• Anonymous

    All taxis and 16-seater coaches in Hongkong have been LPG fueled for more than 15 years. I have not heard of any safety or health issue. Most are Toyotas and some are Nissan. Engineers should investigate.

    Is this news instigated by LPG’s competitors?

    By the way, hand-held gas leak detectors are cheap and easy to buy over the internet.

  • Boy_08

    Ang LPG by nature ay walang amoy, kapag walang amoy delikado dahil di mo malalaman kung may leak. Para ito magka-amoy (ito ay amoy bugok na itlog) ay hinahaluan ng chemical na ang tawag ay ‘mercaptan’. Yung mga symptoms na ang isang tao ay exposed sa mercaptan gaya ng mga tinuran ng mga taxi drivers at passengers ay tugma sa material safety data sheet (MSDS) ng mercaptan. Ito marahil ang nalalanghap nila.

  • http://pulse.yahoo.com/_ESPSLPH7VXAKKKJKB274CZOX2E Raphael

    pag me amoy yung taxi, malamang me nagluluto dun sa likod gamit yung LPG…ahihihihi
    nauna na naman me magcomment!yehey!

  • http://twitter.com/toothpastesales be honest

    Many foreign countries taxis use LPG for a decade already. There have been no report about health problem for drivers and passengers.
    I agree that most likely the ” conversion job ” done was not precise and ” accurate “.
    The concerned car company like Toyota should voluntarily assist by having a ” test centre ” for Toyota ” converted LPG cars ” to be re-examined.
    By the way how about LTO ? How does LTO renew annually the car registration of these ” converted LPG taxis ” ?

  • calvin schiraldi

    Notice forklifts in other countries have an lpg tank at the back. These are safe WHEN DONE PROPERLY.

  • http://pulse.yahoo.com/_5BDGYBYLIDRQIM5W2KWDAWCELA Cielo

    i’ve been driving LPG in my private car for 6 years and i have never experienced any of these symptoms and i have been asking about health hazards and effects of LPG and never has there been an actual report of a person developing any sickness about LPG. DOH should have not allowed it. These are all pure hearsay, and consumed LPG as fumes will never ingnite even with flame present. The stories of Bautista about the guy who lost his hair inside the taxi is ridiculous….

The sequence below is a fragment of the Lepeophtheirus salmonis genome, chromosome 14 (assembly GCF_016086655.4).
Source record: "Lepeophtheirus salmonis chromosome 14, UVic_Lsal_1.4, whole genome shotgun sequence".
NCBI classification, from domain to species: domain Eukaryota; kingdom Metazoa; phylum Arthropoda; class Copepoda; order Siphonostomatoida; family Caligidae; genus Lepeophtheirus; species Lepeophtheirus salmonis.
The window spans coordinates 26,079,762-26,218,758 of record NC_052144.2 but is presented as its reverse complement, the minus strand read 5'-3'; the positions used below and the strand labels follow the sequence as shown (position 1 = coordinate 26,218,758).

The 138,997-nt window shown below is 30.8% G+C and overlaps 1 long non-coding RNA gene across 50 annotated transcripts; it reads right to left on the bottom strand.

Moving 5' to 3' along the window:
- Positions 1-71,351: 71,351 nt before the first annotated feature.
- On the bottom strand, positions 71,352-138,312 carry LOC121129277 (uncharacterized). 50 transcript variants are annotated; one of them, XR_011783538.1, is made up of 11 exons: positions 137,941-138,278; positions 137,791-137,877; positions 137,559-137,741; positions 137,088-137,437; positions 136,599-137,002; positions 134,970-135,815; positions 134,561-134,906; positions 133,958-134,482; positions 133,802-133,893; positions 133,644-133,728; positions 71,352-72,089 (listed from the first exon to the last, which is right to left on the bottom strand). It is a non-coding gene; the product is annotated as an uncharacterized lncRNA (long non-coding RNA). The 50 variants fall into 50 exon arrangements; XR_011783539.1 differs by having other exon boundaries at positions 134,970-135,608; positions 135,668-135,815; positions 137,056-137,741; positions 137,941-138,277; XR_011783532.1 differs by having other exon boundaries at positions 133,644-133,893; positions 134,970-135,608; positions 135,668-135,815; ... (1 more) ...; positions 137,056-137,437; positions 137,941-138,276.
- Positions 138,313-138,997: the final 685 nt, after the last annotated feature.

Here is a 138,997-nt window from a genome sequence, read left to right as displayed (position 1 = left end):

• http://pulse.yahoo.com/_GBMBRBBPEG5LKJBY3HLJJBG7DU jose

    It is not the LPG per se that is “bad” but the shoddy conversion work that should be faulted here. I have spent some time in Korea and Italy where LPG taxis and even buses abound. You never smell that familiar LPG pungency, no leaks no worries. Apparently a lot of the major car companies in those two countries offer LPG cars as part of their model lineup. I’m not sure if that can be said for the car companies in the Philippines. I seem to recall only Toyota had that option of LPG cars right out of the dealer. Everybody else had to go to conversion shops. Of course there is no law or even regulation for these shops, treated emrely as just another trade by the DTI where most are registered. Regulation for this should have been done as early as 10 years ago. Perhaps the ever-sneering Bong Suntay can help get legislation for this done at least in QC, and maybe convince his fellows in the Councilors League to follow suit for their locales. Oh wait, I don’t think Suntay is a councilor anymore. That’s probably why he doesn’t care as much.